Despite the above limitations, this is one of few studies to assess the knowledge, perceived beliefs, and preventive behaviors toward COVID-19 among the older adult population in China. Meanwhile, a large number of respondents from all provinces in mainland China were recruited, enabling us to obtain a wide range of participants with various demographic backgrounds. Additionally, the investigation was conducted in the stable epidemic period (February 19 to March 19, 2020), when community-wide COVID-19 prevention activities were launched by local health authorities; thus, we were able to assess how community-level control measures influenced personal preventive behaviors. Therefore, our results are of practical significance for the design and implementation of health programs for the older population in the prevention of COVID-19 and other emerging epidemics.
Generally, the Chinese older adults in our survey demonstrated good knowledge, optimistic perceived beliefs, and appropriate behaviors toward COVID-19 during the pandemic, which are important factors to limit the spread of the disease. Higher behavior scores were found among older adults who were married and cohabitating and who were restricted by community-level control measures, suggesting that health education programs should pay more attention to people who are single and can move around freely. In addition, our findings suggest that good knowledge and appropriate perceived beliefs are associated with high levels of engagement in behaviors to prevent COVID-19. Therefore, to promote preventive behaviors, continued health intervention programs are advised among older people to improve their knowledge in certain aspects, including transmission modes and vaccines against COVID-19; additionally, older people’s perception of their own vulnerability to COVID-19 and the effectiveness of COVID-19–related preventive behaviors should be further emphasized.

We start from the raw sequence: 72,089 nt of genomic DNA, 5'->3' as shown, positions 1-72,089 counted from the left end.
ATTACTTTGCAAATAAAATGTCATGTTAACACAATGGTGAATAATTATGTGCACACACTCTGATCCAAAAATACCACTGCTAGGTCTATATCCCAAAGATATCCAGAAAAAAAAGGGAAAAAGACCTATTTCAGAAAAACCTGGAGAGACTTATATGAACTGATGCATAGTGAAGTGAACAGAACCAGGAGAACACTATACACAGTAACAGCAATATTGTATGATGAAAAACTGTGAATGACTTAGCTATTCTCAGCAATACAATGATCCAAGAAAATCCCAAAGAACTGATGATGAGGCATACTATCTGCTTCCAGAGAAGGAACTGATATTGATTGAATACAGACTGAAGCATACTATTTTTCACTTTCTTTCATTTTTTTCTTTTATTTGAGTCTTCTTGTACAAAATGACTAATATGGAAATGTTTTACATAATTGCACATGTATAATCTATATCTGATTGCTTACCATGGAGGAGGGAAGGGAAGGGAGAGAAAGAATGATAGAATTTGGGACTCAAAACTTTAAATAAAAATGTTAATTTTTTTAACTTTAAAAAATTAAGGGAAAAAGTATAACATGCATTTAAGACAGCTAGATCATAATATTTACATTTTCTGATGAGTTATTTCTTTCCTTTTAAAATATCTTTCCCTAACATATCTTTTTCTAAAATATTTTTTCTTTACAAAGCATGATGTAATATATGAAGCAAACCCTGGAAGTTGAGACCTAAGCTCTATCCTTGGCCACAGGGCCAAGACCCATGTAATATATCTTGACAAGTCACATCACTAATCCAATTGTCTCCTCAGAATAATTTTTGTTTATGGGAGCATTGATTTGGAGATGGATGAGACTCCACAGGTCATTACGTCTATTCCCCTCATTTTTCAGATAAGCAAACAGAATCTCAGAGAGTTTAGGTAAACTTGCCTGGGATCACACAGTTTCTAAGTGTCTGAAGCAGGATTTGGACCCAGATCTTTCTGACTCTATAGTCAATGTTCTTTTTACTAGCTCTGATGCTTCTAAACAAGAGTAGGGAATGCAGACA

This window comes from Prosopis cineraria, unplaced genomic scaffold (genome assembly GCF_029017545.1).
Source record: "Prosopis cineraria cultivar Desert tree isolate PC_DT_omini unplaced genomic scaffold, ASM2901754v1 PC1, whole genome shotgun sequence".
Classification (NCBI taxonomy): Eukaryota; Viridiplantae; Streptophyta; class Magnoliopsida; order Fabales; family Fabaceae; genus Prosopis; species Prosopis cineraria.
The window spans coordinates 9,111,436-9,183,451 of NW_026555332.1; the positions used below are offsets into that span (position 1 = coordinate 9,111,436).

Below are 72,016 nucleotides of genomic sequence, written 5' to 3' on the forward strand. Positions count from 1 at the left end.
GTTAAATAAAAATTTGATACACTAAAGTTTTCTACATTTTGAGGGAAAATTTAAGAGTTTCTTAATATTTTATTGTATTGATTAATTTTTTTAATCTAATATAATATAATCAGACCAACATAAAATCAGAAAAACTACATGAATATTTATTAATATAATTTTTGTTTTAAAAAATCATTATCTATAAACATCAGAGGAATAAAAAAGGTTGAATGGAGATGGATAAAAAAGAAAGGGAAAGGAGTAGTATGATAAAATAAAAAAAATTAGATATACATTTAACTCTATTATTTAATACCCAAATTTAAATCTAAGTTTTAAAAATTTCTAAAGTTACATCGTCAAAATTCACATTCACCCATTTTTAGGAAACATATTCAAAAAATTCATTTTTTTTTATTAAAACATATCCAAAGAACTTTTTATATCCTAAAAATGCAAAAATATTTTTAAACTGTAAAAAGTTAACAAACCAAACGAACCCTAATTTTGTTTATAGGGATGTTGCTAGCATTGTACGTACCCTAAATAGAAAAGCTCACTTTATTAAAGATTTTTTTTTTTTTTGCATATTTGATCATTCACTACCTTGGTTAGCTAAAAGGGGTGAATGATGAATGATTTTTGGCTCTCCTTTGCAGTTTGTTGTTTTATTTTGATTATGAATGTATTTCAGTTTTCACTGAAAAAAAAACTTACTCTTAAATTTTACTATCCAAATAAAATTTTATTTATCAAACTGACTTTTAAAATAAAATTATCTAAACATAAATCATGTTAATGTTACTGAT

We are grateful to all the survey participants.
HMW and ZC conceived and designed the study. YC and BYC assisted in the questionnaire design and data collection. HC, YL, and HHZ assisted in the data collection. YC and RZ contributed to the statistical analysis and drafted the manuscript; HMW, YC, and RZ finalized the manuscript. All authors have read and approved the final version of the manuscript.
Conflicts of Interest
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|ANOVA: analysis of variance|
|CDC: Center for Disease Control and Prevention|
|HBM: health belief model|
|MERS: Middle East respiratory syndrome|
|SARS: severe acute respiratory syndrome|
|WHO: World Health Organization|
Edited by G Eysenbach; submitted 21.08.20; peer-reviewed by T Yang, A Al-Hasan; comments to author 26.08.20; revised version received 20.10.20; accepted 07.12.20; published 31.12.20Copyright
©Ying Chen, Rui Zhou, Boyan Chen, Hao Chen, Ying Li, Zhi Chen, Haihong Zhu, Hongmei Wang. Originally published in the Journal of Medical Internet Research (http://www.jmir.org), 31.12.2020.